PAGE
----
The site of Colossae is located on the southern edge of the Lycus Valley near larger and more significant sites such as Laodecia, 8 mi. [13 km.] to the west, and Hierapolis, 13 mi. [21.5 km.] to the northwest. It is approximately 112 mi. [180 km.] due east of Ephesus.
Paul wrote two letters to Colossae, namely Colossians and Philemon. Paul evidently never visited the city (Col 1:9; 2:1), but rather his colleague Epaphras brought the gospel message to the three cities of the Lycus Valley, that is to Colossae, to Laodicea, and to Hierapolis. However, Paul hoped to visit the city, for he requested Philemon to prepare a lodging for him in anticipation of a visit (Phil 1:23).
The mound (Turkish: hüyük) of Colossae has not been excavated. It was said to have been a large city in the fifth century B.C. but for some reason, it seems to have lost some of its importance by the first century A.D. The reason for this is unclear, for its position on the major road running from east to west, from Pisidian Antioch to Laodicea, and from there to the Aegean Sea remained unchanged. Possibly the new, northwest to southeast route, connecting Pergamum to Laodicea and Laodicea to Attalia (Antalya) via Cibyra and Termessos, which bypassed Colossae, reduced its importance.
Greetings! Mary and I invite you to join us for an 18-day “study tour” to Turkey and Greece—following in the Footsteps of Paul: Turkey, Greece, and Patmos—May 15–Jun1, 2022. We have a handcrafted itinerary and excellent guides.
In addition, I will be giving mini-lectures along the way both on the bus and at the sites, drawing from my studies and from the 25+ trips that we have led to Turkey and Greece. We will relate what we are seeing to the New Testament and the Early Christian Church. Thus, it is not a mere tour, but a hands-on experience as we study the New Testament and its Greco-Roman background together!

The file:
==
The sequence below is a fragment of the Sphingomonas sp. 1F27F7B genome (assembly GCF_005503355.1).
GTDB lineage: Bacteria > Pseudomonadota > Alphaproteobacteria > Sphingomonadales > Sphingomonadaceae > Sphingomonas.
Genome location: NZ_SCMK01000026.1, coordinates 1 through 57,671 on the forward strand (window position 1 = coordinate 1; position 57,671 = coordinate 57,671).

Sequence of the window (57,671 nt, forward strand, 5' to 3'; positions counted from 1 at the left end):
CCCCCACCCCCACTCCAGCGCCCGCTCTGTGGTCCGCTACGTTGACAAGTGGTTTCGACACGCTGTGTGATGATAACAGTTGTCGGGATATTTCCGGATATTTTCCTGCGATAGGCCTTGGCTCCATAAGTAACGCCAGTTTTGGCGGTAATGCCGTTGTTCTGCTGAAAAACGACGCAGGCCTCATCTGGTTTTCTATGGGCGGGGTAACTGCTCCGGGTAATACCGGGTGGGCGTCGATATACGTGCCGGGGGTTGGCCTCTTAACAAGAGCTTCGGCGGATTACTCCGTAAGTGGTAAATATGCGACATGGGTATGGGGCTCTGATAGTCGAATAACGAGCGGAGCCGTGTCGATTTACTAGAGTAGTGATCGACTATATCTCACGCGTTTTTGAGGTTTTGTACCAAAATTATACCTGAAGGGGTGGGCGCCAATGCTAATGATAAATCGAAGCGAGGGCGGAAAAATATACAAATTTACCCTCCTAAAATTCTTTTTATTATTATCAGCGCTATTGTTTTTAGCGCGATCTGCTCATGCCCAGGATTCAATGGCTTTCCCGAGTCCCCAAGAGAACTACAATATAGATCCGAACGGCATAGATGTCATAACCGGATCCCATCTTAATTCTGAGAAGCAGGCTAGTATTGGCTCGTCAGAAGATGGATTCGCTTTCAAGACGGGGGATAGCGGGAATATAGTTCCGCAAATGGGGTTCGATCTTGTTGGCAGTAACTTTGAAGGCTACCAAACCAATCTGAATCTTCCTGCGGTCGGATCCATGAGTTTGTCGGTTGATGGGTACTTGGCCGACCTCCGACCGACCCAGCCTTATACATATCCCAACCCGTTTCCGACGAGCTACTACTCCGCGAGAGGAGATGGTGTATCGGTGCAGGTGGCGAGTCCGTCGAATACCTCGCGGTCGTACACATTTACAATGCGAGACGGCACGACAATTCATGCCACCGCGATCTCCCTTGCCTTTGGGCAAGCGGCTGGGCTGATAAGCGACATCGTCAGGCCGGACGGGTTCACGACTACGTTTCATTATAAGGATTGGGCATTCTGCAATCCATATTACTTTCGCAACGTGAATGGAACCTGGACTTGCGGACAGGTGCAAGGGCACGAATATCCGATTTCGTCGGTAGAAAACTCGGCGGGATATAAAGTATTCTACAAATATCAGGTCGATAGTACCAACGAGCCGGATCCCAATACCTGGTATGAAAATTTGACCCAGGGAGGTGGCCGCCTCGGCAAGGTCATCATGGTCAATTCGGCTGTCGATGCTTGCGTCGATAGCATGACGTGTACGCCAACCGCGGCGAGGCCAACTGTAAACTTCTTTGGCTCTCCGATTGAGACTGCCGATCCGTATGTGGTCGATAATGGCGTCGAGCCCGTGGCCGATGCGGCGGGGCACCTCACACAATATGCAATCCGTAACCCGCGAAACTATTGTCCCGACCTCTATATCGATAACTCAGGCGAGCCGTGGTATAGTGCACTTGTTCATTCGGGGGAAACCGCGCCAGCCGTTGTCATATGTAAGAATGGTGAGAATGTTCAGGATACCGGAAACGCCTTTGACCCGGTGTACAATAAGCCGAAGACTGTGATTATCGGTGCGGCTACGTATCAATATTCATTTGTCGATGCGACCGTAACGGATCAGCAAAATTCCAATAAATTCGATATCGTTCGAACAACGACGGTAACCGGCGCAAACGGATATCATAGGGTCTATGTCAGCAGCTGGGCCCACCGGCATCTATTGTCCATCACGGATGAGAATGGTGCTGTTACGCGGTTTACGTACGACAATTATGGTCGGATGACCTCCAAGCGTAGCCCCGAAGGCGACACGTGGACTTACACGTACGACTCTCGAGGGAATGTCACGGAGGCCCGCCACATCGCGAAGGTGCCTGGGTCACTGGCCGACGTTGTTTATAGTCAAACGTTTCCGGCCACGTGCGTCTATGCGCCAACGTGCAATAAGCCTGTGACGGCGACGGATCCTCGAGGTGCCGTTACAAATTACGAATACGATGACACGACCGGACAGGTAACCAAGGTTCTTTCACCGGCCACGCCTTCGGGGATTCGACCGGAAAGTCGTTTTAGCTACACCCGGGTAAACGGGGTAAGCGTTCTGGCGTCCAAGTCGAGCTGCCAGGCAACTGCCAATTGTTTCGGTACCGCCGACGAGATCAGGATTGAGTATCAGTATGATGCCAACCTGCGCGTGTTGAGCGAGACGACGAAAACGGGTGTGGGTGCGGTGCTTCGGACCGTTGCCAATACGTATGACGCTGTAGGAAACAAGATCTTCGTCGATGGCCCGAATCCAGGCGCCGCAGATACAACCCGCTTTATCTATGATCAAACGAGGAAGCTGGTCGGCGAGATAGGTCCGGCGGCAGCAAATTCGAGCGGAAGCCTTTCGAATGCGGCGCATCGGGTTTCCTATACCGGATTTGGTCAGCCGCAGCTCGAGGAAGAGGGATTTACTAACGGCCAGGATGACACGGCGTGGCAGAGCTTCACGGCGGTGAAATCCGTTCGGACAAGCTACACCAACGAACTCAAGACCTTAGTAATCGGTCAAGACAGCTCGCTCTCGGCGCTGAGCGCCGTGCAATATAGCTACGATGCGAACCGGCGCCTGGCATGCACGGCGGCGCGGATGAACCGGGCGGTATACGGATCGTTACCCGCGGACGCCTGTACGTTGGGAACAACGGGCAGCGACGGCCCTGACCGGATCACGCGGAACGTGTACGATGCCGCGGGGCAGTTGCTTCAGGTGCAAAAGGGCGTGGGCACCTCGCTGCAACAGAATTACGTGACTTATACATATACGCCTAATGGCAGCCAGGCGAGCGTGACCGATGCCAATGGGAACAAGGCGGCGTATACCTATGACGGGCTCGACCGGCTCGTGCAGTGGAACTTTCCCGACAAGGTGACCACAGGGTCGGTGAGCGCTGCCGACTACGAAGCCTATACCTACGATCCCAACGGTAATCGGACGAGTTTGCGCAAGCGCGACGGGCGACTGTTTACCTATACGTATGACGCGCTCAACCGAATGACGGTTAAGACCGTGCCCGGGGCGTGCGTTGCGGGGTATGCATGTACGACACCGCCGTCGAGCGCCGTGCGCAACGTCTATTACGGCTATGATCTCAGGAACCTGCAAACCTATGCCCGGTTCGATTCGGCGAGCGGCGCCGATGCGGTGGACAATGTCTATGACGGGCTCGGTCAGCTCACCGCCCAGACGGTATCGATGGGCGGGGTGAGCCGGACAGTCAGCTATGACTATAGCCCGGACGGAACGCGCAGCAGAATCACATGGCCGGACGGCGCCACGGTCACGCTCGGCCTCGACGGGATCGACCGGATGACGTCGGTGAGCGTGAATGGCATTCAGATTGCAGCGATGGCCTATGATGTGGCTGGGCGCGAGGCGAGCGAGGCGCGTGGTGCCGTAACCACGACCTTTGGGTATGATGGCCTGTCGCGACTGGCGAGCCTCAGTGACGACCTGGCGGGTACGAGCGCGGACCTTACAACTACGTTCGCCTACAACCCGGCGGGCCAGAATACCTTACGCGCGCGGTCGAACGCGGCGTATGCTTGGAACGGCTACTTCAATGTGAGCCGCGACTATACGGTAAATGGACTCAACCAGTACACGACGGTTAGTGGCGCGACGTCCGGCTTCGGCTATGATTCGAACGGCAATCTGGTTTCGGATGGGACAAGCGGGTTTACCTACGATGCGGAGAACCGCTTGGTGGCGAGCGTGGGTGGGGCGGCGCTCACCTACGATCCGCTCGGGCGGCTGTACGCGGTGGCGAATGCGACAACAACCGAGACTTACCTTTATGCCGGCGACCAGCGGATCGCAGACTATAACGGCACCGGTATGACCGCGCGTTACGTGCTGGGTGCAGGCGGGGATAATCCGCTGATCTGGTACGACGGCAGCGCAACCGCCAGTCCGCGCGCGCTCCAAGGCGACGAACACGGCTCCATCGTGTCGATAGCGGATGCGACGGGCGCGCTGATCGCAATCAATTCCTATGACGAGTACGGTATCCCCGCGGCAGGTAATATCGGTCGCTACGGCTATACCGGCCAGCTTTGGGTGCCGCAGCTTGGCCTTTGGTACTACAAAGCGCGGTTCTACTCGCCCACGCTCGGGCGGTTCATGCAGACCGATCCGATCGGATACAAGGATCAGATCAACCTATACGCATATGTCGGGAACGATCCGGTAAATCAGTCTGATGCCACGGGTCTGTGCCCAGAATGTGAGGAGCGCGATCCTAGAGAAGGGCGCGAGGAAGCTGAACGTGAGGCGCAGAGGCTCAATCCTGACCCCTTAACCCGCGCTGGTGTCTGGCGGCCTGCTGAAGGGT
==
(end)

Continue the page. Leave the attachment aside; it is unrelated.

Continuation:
Noteworthy! We will visit all 7 churches mentioned in Revelation 1-3 and places where 15 of the 27 New Testament books were written to and/or from! This year we are including a day trip to the Island of Patmos where John received his “revelation” (Revelation 1:9) and a visit to one of the “hanging monasteries” of Meteora.
You will be amazed at what you will be learning along the way and May and early June are perfect—not too hot, not too cool, and the wildflowers are still in bloom in some parts of the country!
After returning from our October 2021 tour Following in the Footsteps of Paul in Turkey and Greece people would ask me “what’s new?” The site of Laodicea in Turkey has been under intensive excavation and restoration for over 20 years and it seems like there is always something new to see. Our visit there in October did not disappoint! (see after this introduction the main reason for my excitement—be sure to see the last image and the site diagram)
One of the places that has recently been under intense excavation and restoration is the North (Sacred) Agora which is located north of the western end of the Syrian Street (the main street of Laodicea—site diagram below).
The North (Sacred) Agora is huge, almost 9 acres (3.6 ha.) in size—about equal to 6.5 American Football Fields. The three main entranceways are from the Syrian Street via monumental entrances. In the center of the Agora, there were two temples: one dedicated to Athena and the other to Zeus—along with associated altars.